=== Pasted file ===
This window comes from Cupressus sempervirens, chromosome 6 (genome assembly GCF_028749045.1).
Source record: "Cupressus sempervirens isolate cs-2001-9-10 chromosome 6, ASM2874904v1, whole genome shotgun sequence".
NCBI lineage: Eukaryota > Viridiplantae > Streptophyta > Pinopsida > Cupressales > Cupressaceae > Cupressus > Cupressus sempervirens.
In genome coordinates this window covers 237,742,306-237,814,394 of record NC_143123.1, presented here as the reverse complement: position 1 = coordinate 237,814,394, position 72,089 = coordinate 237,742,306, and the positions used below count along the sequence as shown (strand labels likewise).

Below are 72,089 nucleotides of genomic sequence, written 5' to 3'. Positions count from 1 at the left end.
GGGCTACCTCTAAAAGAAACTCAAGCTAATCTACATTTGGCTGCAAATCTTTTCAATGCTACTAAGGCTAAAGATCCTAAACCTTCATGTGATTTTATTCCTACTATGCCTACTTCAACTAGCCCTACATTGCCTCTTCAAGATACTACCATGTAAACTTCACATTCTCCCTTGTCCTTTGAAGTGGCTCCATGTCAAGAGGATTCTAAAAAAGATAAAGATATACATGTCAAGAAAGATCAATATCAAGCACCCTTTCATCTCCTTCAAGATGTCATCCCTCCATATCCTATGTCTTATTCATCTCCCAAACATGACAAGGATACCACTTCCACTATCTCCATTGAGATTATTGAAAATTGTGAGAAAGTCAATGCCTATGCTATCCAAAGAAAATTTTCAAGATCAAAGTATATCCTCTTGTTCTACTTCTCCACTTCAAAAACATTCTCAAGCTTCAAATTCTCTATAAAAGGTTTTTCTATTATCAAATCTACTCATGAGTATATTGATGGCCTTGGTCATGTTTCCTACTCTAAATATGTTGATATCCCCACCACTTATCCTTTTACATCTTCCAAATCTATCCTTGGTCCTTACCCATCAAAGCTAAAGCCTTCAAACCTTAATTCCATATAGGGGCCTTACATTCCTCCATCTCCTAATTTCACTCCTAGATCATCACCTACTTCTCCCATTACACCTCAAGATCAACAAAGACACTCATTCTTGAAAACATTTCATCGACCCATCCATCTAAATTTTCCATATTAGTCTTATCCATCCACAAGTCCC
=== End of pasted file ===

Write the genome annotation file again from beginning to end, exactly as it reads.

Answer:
This window comes from Cupressus sempervirens, chromosome 6 (genome assembly GCF_028749045.1).
Source record: "Cupressus sempervirens isolate cs-2001-9-10 chromosome 6, ASM2874904v1, whole genome shotgun sequence".
NCBI lineage: Eukaryota > Viridiplantae > Streptophyta > Pinopsida > Cupressales > Cupressaceae > Cupressus > Cupressus sempervirens.
In genome coordinates this window covers 237,742,306-237,814,394 of record NC_143123.1, presented here as the reverse complement: position 1 = coordinate 237,814,394, position 72,089 = coordinate 237,742,306, and the positions used below count along the sequence as shown (strand labels likewise).

Below are 72,089 nucleotides of genomic sequence, written 5' to 3'. Positions count from 1 at the left end.
GGGCTACCTCTAAAAGAAACTCAAGCTAATCTACATTTGGCTGCAAATCTTTTCAATGCTACTAAGGCTAAAGATCCTAAACCTTCATGTGATTTTATTCCTACTATGCCTACTTCAACTAGCCCTACATTGCCTCTTCAAGATACTACCATGTAAACTTCACATTCTCCCTTGTCCTTTGAAGTGGCTCCATGTCAAGAGGATTCTAAAAAAGATAAAGATATACATGTCAAGAAAGATCAATATCAAGCACCCTTTCATCTCCTTCAAGATGTCATCCCTCCATATCCTATGTCTTATTCATCTCCCAAACATGACAAGGATACCACTTCCACTATCTCCATTGAGATTATTGAAAATTGTGAGAAAGTCAATGCCTATGCTATCCAAAGAAAATTTTCAAGATCAAAGTATATCCTCTTGTTCTACTTCTCCACTTCAAAAACATTCTCAAGCTTCAAATTCTCTATAAAAGGTTTTTCTATTATCAAATCTACTCATGAGTATATTGATGGCCTTGGTCATGTTTCCTACTCTAAATATGTTGATATCCCCACCACTTATCCTTTTACATCTTCCAAATCTATCCTTGGTCCTTACCCATCAAAGCTAAAGCCTTCAAACCTTAATTCCATATAGGGGCCTTACATTCCTCCATCTCCTAATTTCACTCCTAGATCATCACCTACTTCTCCCATTACACCTCAAGATCAACAAAGACACTCATTCTTGAAAACATTTCATCGACCCATCCATCTAAATTTTCCATATTAGTCTTATCCATCCACAAGTCCC